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Teen dating trauma

Abuse and violence don’t only happen in adult relationships.

Article Author: Katie McPherson

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As if you needed another reason to be nervous when your teenager starts to date, the Centers for Disease Control and Prevention (CDC) reports 26% of women say they experienced intimate partner violence before age 18. How can you make sure your child, or a teenager you care about, doesn’t become part of that statistic? It’s important to know the warning signs of an abusive relationship, have open lines of communication, and provide plenty of resources.

Red flags of dating violence

Amy Johnston, LCSW, a therapist at Baptist Behavioral Health, has many years of experience counseling domestic violence victims and offenders. Unfortunately, she said dating violence really is prevalent in teen relationships.

“'Love Is Respect,' an organization focused on teen dating violence, says 9% of high school students reported being hit or slapped by their partner in the last month, which comes out to about 1.5 million teens. And the highest rates of domestic violence are in women between the ages of 16 and 24,” Johnston said.

She added that domestic violence against men often goes unreported and overlooked, so parents of sons and daughters alike should know how to spot a teen in an unhealthy or abusive relationship. Warning signs of intimate partner abuse include:

  • Extreme jealousy or insecurity
  • Possessive or controlling behavior
  • Pressure be intimate
  • Belittling or demeaning behavior
  • Invasions of privacy, like checking a partner’s phone, social media or emails without permission
  • Isolation from friends or family
  • Any physical violence

Johnston also pointed out that there are five different types of dating abuse in teens:

  1. Physical
  2. Emotional, mental or psychological
  3. Financial
  4. Sexual
  5. Technological or stalking

So, don’t just look for physical injuries, and don’t ignore less obvious (but equally dangerous) behaviors.

“We usually don't go around teaching our children about violence in relationships, and when we see things like jealousy or obsessiveness in teens, we have a tendency to blow it off as immaturity,” Johnston explained. “But a lot of the signs are the same with teens and adults. Someone could be monitoring their partner’s whereabouts and social media, hacking their accounts, threatening to spread personal information online or constantly calling and texting. Those are all forms of abuse.”

Intervention suggestions

Even adults in unhealthy relationships may have difficulty realizing it, so how can you get through to your teen if you’ve noticed an abusive partner? If you think your child is in danger, coordinate with schools and law enforcement immediately to ensure his or her physical safety.

Johnston recommended starting a conversation with open, honest statements about what you’ve observed.

“You want to say things like, ‘I’m concerned for your safety. I’m concerned it will get worse. It’s not your fault.’ You definitely want to bring resources with you to that conversation so they know what’s available. Be gentle, and try not to judge or get angry because that could cause your child to isolate.”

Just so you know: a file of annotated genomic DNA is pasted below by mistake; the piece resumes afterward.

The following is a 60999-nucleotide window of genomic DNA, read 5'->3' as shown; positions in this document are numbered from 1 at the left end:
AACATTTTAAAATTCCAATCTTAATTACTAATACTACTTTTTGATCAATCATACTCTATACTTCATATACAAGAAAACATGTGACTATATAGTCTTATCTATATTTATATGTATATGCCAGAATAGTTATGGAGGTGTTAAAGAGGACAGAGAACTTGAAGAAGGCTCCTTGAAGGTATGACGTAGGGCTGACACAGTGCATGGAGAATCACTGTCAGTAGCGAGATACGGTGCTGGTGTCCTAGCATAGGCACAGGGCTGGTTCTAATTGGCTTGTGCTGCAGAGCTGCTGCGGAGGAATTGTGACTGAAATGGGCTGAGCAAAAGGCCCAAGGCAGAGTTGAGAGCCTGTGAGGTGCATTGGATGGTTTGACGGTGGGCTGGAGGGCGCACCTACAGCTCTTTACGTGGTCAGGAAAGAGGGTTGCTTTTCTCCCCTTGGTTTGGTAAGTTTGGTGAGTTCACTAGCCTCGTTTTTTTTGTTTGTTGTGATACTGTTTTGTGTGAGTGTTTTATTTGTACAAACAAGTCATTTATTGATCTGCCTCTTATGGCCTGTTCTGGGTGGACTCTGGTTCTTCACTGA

To get the conversation started, you can use the definitions of healthy, unhealthy and abusive relationships from On Our Sleeves, a national movement to provide resources and break stigmas around children’s mental health:

  • In healthy relationships, you make decisions together and can openly discuss relationship problems. You enjoy time together but can also be happy apart.
  • In unhealthy relationships, one person tries to make most of the decisions. He or she may try to pressure the partner about sex or refuse to admit hurtful actions. In an unhealthy relationship, you feel like you need to spend time with only your partner.
  • In abusive relationships, one person is making all decisions – this includes friend groups, sexual choices and boundaries. The abuser’s goal is to have all the power and control. The victim may feel like he or she can’t talk to other people, especially about what’s really happening in the relationship.

Abuse-proof your teen

While parents and trusted adults can’t protect teens from everything, they can arm themselves with the information to recognize the warning signs and provide help when someone needs it.

“Be open and honest about what makes healthy and unhealthy relationships,” said Johnston. “Communicate with your teens about their relationships, and talk to them about breakups and conflicts. They should learn how to resolve conflict in a healthy way. Make sure they have a trustworthy adult to talk to, and that may not be a parent.”

Conversations like this are difficult to have. If you don’t know where to start, On Our Sleeves has resources to help. Sign up for the Wolfson Children’s On Our Sleeves monthly e-newsletter, which features timely, actionable resources for parents, caregivers and other concerned adults. If you need to speak to someone immediately, call the Wolfson Children’s 24/7 Kids & Teens Helpline at 904.202.7900 or text LIFE to 741741.

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